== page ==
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Sewage sludge in agriculture – the effects of selected chemical pollutants and emerging genetic resistance determinants on the quality of soil and crops – a review



Abstract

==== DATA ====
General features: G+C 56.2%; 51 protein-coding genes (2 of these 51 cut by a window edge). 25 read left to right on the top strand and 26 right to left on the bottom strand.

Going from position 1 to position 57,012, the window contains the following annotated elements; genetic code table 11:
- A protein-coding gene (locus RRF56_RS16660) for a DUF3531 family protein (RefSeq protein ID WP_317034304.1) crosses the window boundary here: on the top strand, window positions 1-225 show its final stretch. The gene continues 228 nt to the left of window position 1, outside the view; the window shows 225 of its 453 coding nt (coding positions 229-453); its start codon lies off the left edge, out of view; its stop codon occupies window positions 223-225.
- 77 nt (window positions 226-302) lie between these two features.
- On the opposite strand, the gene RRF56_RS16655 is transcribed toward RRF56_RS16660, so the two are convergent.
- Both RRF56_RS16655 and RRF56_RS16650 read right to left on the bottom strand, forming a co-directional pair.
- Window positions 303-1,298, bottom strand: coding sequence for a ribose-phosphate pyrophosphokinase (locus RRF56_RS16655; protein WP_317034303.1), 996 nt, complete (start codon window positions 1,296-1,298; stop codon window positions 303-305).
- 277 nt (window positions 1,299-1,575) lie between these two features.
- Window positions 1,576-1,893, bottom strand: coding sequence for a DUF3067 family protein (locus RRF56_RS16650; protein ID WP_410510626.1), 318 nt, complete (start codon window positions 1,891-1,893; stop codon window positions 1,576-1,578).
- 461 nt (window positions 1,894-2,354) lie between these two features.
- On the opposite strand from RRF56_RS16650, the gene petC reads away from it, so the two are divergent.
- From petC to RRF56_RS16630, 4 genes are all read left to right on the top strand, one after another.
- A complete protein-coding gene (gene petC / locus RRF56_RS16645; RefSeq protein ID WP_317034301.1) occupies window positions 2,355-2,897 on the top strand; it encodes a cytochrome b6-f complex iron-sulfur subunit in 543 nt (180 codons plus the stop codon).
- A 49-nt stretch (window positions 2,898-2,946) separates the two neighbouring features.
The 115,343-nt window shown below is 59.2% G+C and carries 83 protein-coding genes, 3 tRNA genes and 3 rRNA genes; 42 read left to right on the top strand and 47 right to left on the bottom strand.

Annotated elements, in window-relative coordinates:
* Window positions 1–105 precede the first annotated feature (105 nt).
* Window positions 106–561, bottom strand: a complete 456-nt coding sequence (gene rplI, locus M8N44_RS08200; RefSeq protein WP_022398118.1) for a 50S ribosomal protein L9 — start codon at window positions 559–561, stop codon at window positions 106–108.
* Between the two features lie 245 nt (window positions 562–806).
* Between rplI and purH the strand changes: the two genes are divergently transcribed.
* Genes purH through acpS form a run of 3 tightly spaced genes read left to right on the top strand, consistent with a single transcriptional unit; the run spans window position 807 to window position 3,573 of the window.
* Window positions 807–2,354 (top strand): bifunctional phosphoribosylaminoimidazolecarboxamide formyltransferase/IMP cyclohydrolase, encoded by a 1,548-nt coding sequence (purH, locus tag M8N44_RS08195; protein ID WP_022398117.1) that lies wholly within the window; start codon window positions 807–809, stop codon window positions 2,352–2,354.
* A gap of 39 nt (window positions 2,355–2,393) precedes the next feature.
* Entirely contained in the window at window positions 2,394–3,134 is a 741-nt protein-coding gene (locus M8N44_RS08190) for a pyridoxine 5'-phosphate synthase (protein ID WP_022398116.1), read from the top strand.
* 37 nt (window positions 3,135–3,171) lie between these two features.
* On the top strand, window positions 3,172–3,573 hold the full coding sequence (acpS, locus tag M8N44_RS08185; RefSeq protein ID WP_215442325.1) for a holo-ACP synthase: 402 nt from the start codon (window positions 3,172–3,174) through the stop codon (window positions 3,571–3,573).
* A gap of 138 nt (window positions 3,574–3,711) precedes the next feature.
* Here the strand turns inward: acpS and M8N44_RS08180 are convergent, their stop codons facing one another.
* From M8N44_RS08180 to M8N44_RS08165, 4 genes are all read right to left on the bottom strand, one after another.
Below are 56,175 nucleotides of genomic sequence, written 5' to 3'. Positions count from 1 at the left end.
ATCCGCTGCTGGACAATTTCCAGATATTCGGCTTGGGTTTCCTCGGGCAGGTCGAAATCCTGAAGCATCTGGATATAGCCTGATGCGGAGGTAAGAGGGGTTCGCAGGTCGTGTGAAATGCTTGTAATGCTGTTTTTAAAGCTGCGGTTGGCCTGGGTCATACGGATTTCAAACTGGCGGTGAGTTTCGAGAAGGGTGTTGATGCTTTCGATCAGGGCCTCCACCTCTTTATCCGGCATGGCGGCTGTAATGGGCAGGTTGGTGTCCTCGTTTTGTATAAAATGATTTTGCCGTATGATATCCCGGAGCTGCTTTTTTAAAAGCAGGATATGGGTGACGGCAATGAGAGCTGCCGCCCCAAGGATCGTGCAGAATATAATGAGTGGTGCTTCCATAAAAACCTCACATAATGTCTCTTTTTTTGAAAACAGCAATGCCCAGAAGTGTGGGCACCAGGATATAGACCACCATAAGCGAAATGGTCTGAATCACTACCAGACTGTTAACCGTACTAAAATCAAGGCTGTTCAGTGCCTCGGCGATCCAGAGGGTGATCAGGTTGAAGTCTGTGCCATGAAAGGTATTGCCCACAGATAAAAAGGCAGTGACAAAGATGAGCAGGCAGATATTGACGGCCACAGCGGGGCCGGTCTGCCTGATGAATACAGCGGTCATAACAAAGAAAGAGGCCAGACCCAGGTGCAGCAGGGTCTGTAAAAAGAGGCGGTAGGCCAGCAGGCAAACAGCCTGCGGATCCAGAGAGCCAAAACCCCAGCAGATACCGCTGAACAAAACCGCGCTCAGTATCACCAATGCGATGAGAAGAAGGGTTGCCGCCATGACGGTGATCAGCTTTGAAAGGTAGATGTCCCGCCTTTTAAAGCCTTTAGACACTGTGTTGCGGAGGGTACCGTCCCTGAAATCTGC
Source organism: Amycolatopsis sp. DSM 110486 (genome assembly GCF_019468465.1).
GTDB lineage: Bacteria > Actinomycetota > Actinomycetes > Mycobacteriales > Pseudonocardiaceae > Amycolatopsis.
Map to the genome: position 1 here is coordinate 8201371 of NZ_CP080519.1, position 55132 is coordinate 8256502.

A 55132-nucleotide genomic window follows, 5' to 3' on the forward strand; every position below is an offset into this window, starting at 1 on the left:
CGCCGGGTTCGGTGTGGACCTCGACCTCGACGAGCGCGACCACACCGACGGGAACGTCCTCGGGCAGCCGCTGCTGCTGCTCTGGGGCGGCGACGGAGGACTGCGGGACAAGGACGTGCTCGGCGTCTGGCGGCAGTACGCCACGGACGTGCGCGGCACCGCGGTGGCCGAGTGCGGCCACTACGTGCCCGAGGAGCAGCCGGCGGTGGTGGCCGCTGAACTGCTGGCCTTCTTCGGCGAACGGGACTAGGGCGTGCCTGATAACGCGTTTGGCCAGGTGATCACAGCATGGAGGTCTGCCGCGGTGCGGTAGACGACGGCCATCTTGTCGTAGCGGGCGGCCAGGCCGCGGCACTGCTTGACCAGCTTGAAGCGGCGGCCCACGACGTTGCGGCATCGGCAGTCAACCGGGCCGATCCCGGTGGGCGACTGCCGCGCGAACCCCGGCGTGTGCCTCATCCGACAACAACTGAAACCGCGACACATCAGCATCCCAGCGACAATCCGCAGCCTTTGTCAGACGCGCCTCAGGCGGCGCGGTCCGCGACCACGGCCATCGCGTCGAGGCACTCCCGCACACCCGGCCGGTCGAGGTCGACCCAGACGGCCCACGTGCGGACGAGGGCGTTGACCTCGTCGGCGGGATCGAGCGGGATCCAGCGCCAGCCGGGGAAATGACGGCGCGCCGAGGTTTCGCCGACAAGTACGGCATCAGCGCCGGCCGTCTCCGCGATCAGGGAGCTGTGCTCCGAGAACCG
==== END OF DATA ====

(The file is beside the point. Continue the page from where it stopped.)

In line with sustainable development principles and in order to combat climate change, which contributes to progressive soil depletion, various solutions are being sought to use treated sewage sludge as a soil amendment to improve soil quality and enrich arable soils with adequate amounts of biogenic compounds. This review article focuses on the effects of the agricultural use of biosolids on the environment. The article reviews the existing knowledge on selected emerging contaminants in treated sewage sludge and describes the impact of these pollutants on the environment and living organisms based on 183 publications selected from over 16,000 papers on related topics published over the last ten years. This study deals not only with chemical contaminants but also genetic determinants of resistance to these compounds. Current research has questioned the agricultural use of biosolids due to the presence of mutual interactions between antibiotics, heavy metals, the genetic determinants of resistance (antibiotic resistance genes - ARGs and heavy metal resistance genes - HMRGs) and non-steroidal anti-inflammatory drugs as well as the risks associated with their transfer to the environment. This study emphasizes the need for more extensive legal regulations that account for other pollutants of environmental concern (PEC), particularly in countries where sewage sludge is applied in agriculture most extensively. Future research should focus on more effective methods of eliminating PEC from sewage sludge, especially from the sludge that is used to fertilize agricultural land, because even small amounts of these micropollutants can have serious implications for the health and life of humans and animals.

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